Decolonisation and the Brutish Empire
The legacy of colonialism impacts negatively on people from the African and Asian diasporas in the UK today, from the Windrush Scandal to systemic racism, under-representation to racist hate crime, they impact on our life chances and that includes in the labour market. But those legacies are present in statues, artefacts and symbols which devalue us and remind us of historic atrocities committed to our ancestors. This includes the presence of stolen and pillaged artefacts in British institutions – including museums, galleries and other workplaces where PCS members work.
PCS has raised the importance of decolonisation of our workplaces with employers and highlighted the links between those legacies and institutional racism at work impacting on pay, promotion, progression and more.
The debate about decolonisation and legacies of enslavement and empire came to the forefront in the UK in 2020, following the brutal murder of George Floyd in the United States. During a Black Lives Matter protest in Bristol, the Colston statue was toppled. This was followed by calls to remove statues of others who had enslaved African people during the transatlantic slave trade or benefited financially during empire.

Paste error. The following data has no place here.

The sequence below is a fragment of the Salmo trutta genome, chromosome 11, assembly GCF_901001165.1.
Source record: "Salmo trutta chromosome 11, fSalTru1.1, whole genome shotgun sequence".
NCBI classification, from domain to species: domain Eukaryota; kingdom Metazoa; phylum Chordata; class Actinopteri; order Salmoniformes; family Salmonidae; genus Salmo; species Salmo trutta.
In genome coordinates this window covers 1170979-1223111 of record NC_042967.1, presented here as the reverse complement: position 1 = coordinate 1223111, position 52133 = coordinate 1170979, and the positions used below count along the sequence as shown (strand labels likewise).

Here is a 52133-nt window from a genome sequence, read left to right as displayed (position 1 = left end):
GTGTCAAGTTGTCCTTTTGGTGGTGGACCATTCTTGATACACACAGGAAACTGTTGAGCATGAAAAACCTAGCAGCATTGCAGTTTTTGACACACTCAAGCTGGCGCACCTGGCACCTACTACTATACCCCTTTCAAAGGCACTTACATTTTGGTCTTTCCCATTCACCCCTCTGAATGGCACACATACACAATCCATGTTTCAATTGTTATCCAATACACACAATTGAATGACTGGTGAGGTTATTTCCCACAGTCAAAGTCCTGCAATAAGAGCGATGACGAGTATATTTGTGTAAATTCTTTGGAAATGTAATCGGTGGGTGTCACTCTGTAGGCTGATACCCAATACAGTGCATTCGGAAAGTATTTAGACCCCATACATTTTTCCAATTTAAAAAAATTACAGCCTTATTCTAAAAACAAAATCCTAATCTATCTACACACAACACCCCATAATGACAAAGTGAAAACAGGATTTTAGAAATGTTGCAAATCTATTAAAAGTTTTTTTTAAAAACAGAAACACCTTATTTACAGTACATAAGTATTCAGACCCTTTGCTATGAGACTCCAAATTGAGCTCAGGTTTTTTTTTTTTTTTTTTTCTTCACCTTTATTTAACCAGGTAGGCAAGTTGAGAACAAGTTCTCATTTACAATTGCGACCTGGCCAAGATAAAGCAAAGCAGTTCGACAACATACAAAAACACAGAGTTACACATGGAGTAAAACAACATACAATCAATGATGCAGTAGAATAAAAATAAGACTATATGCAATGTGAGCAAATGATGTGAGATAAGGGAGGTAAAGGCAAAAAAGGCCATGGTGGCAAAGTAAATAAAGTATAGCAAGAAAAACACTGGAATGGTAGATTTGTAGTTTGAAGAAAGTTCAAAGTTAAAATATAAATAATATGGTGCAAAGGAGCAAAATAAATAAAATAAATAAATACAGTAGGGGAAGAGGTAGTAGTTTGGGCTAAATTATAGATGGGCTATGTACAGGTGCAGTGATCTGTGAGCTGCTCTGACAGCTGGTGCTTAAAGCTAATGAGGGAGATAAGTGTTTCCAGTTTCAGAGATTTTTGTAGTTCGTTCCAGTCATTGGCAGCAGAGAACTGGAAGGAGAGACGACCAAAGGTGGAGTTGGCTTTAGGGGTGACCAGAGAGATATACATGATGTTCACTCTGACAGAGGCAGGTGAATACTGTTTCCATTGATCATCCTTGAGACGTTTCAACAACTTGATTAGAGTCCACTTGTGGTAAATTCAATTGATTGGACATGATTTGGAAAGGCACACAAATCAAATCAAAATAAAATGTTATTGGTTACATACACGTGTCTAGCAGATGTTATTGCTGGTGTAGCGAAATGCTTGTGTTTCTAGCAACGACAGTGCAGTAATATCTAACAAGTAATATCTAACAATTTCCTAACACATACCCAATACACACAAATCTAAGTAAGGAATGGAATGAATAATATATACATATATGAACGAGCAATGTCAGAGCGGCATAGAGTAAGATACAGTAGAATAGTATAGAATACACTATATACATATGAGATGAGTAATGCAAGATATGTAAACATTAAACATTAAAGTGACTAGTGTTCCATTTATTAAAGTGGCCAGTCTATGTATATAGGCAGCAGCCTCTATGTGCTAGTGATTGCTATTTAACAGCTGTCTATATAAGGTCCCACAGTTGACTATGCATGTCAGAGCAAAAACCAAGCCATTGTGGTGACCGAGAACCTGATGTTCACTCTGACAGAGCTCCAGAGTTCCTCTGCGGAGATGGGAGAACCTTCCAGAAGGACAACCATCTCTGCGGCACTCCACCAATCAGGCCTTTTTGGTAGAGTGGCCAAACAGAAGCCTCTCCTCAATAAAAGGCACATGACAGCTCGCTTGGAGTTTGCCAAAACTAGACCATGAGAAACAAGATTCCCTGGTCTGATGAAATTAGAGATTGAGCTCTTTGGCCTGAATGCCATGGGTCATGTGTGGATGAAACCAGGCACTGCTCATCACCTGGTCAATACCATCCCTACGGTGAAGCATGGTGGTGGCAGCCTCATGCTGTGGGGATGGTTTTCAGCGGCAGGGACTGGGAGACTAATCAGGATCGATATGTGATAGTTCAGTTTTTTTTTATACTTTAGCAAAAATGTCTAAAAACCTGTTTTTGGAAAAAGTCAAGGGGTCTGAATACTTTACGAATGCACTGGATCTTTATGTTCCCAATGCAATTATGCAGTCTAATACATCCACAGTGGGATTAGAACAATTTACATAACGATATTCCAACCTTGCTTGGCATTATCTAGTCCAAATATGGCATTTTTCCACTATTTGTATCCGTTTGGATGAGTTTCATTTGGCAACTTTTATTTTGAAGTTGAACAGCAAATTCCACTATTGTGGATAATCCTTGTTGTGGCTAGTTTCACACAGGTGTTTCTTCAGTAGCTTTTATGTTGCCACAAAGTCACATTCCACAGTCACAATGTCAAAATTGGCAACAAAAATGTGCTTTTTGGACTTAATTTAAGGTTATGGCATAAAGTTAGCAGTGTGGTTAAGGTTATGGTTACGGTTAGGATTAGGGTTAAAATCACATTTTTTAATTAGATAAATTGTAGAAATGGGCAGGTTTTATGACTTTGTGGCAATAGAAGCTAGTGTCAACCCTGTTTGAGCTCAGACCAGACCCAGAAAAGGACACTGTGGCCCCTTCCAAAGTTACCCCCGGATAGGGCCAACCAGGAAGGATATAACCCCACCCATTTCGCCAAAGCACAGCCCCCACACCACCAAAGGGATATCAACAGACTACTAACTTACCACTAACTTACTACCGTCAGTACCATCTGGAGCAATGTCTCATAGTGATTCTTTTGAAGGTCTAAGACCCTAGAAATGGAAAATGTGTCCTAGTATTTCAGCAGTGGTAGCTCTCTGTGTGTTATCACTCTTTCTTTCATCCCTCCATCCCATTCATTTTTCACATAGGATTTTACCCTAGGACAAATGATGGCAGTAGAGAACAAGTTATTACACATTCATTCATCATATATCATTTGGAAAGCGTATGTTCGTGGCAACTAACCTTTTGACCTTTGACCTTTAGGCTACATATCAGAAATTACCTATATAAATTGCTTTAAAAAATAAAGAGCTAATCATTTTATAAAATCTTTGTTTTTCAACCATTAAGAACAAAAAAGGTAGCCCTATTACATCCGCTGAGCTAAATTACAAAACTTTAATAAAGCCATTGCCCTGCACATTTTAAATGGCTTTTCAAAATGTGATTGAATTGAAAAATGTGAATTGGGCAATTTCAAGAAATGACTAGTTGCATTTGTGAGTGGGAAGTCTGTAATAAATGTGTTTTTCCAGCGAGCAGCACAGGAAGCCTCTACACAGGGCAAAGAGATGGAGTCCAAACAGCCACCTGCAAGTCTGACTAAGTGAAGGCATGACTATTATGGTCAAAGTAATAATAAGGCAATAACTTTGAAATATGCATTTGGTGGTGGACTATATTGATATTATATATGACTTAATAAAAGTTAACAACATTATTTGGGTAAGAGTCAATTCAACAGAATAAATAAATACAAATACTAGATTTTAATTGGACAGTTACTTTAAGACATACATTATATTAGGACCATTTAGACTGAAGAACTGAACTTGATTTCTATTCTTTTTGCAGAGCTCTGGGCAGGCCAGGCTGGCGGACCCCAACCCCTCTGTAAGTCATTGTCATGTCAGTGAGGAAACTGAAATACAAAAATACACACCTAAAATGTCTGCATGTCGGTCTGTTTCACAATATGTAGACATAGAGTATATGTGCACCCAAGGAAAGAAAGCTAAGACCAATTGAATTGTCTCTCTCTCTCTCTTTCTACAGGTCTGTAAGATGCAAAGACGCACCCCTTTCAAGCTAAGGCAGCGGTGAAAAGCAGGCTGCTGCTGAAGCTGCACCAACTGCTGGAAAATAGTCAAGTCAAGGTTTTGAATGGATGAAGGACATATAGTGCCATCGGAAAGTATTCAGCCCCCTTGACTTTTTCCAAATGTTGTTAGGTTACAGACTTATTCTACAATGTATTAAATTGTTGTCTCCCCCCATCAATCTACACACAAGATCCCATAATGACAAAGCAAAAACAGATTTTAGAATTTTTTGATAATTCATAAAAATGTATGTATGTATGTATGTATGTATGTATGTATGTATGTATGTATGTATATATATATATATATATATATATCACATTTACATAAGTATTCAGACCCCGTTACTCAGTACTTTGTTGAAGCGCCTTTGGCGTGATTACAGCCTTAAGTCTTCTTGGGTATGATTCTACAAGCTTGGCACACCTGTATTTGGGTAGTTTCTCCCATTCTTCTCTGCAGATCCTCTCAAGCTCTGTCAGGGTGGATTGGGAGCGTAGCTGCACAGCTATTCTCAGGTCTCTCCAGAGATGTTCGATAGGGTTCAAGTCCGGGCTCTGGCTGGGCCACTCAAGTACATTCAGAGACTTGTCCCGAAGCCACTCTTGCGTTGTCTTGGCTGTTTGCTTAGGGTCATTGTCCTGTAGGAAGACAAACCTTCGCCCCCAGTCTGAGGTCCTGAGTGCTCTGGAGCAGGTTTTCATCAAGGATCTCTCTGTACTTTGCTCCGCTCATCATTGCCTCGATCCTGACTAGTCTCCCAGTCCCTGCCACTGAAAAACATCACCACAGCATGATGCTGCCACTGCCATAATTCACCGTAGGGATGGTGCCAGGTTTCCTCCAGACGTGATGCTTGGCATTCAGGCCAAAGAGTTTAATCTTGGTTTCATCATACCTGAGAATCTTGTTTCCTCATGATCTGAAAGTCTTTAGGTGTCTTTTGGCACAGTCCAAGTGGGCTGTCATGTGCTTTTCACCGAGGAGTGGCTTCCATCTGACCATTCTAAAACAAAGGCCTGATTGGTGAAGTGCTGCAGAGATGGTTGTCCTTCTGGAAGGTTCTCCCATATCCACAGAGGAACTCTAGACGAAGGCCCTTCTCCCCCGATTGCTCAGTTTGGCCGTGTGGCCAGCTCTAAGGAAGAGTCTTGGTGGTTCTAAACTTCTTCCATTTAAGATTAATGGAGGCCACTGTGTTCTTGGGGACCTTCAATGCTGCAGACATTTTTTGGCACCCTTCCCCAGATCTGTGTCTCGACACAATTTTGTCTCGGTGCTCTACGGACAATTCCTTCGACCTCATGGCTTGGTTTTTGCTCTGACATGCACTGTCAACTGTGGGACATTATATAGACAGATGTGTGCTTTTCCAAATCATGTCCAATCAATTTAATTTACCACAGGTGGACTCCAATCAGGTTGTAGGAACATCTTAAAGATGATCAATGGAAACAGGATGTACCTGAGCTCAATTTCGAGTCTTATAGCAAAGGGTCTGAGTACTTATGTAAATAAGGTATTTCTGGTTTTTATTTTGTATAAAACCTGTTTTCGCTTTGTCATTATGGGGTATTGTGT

Recently I spoke at an unofficial tour of the British Museum organised by performance campaign group To BP Or Not to BP?, where we led visitors virtually through the collections to highlight concerns about the ongoing battle for the return of stolen artefacts to their homes and the museum’s continuing sponsorship by fossil fuel firm BP.
I also talked about the links between colonialism which led to many of these stolen items ending up in the British Museum and the treatment of low paid, outsourced black and migrant workers at the museum, including during the pandemic where facilities management workers still had to come to work even when the museum was shut.
A new book, The Brutish Museum, written by Dan Hicks, about the Benin Bronzes, colonial violence and cultural restitution, has recently been published by Pluto Books and PCS members are offered a 50% discount, using code ‘PCS50’. You can order the book online.
The Benin Bronzes were seized in 1897 from what was then Benin, now Edo State in Nigeria, by a British military force. Nigeria wants the bronzes returned and whilst many other institutions across Europe have agreed to return stolen goods, this is not the case where the British Museum is concerned. A government spokesperson has even defended the keeping of the bronzes, with the audacity of suggesting they do not mind "sharing" them with Nigeria.